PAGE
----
Fijians living in the path of an approaching super cyclone were told to hunker down at home or flee to emergency shelters immediately on Wednesday, as authorities warned the storm has the potential to uproot buildings and cause mass destruction.
The Fiji Meteorological Service said Cyclone Yasa had intensified to a top-of-the-scale Category Five storm, with devastating gusts of up to 280 kilometres per hour (174 miles per hour).
It was on track to hit Fiji late Thursday and the National Disaster Management Office said around two-thirds of the island nation's population of 900,000 are in its path.
In the capital Suva on Wednesday, residents tried their best to board-up windows and storefronts, while others lugged bags filled with vital provisions through already flooded streets.
National Disaster Management Office director Vasiti Soko urged anyone who doubted their home's structural integrity to prioritise survival over protecting their property and escape right away.
"If you need to move to an evacuation centre, we are pleading that you move before it gets dark," Soko said.
"If you know that your house cannot survive strong winds, let alone the cat five cyclone that is on the way, please take yourselves, your children and your valuables to the evacuation centre."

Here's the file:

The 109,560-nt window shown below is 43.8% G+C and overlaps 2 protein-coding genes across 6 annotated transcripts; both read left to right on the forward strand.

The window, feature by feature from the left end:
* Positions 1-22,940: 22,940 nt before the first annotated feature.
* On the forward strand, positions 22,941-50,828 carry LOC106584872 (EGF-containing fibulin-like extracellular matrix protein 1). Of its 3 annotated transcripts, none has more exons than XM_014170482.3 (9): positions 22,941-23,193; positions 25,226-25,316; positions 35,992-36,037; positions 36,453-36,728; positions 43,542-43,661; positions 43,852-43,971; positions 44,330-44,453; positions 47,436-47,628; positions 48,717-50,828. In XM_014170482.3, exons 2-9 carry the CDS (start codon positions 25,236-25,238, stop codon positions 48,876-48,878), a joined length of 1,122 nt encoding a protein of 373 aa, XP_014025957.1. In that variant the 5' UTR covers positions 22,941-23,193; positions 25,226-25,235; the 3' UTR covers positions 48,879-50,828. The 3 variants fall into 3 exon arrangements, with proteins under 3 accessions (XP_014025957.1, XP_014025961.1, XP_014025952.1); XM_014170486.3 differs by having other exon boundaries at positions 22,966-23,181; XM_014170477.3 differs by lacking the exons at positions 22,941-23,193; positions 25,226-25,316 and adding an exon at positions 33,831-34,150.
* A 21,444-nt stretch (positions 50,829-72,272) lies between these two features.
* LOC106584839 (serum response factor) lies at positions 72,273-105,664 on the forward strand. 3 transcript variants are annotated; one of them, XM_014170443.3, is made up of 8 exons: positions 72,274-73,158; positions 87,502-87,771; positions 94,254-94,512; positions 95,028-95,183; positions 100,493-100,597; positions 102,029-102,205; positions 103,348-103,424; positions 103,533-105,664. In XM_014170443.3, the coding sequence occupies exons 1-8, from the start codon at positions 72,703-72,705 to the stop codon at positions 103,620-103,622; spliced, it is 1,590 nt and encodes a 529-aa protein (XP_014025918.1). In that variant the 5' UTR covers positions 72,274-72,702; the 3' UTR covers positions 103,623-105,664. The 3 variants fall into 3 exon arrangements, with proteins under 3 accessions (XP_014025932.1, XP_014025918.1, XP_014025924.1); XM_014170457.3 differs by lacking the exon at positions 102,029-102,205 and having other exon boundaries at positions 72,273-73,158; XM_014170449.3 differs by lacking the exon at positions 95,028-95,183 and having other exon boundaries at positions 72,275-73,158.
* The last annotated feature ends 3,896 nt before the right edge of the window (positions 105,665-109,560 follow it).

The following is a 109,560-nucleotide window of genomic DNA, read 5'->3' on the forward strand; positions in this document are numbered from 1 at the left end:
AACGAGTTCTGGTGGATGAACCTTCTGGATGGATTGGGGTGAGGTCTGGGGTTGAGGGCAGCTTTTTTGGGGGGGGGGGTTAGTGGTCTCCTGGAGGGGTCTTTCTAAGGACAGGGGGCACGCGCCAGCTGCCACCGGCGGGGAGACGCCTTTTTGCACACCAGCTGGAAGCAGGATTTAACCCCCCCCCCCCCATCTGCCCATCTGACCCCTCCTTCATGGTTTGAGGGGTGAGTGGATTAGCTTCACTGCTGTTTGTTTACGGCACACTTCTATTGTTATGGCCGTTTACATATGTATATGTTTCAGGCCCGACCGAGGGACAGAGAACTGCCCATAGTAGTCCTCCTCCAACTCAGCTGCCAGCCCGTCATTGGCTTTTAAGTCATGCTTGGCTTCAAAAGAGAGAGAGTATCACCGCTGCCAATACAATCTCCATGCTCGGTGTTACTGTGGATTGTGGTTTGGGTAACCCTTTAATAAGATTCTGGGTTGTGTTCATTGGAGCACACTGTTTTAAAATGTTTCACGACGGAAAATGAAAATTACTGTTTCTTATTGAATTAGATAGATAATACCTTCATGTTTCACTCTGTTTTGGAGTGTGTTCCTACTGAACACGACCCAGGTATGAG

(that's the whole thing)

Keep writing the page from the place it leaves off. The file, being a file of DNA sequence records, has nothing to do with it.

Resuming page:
Soko said Cyclone Yasa was likely to have a larger impact than Cyclone Harold in April this year, another Category Five storm that gouged a trail of destruction across the Solomon Islands, Vanuatu, Fiji and Tonga.
Military on standby
Category Five cyclones were once rare but have become more common in recent years, with Fijian Prime Minister Frank Bainimarama among those blaming the trend on climate change.
"We can see the eye (of Cyclone Yasa) and the area that's of concern—it's not just part of Fiji like Harold, it's the whole of Fiji," Soko said.
"It's strong enough to uproot trees. It's strong enough to uproot buildings that are not well secured. It can also create a lot of flying debris."
She added that authorities were considering a curfew and movement restrictions, with Fiji's military on standby if needed.
Schools have already been closed so they can be converted to evacuation centres.
Aid agencies such as the Red Cross are gearing up for a major disaster relief effort, with the focus on maintaining basic services and minimising longer-term social impacts.
"Disasters can strike at any time and we know that knowledge and preparation are critical for communities as they prepare," Fiji Red Cross Director-General Ilisapeci Rokotunidau said.
The most powerful storm to ever hit Fiji was Cyclone Winston in February 2016, which killed 44 people, destroyed tens of thousands of homes and caused an estimated US$1 billion in damage.
The Red Cross said it had re-positioned supplies across the Pacific in anticipation of a busy cyclone season.
In some good news for the region, another tropical cyclone, Zazu, took a sharp turn to the southeast late Tuesday and was no longer threatening the Tongan capital Nuku'alofa.
The two storms are the first to form in the current cyclone season, which runs until May next year.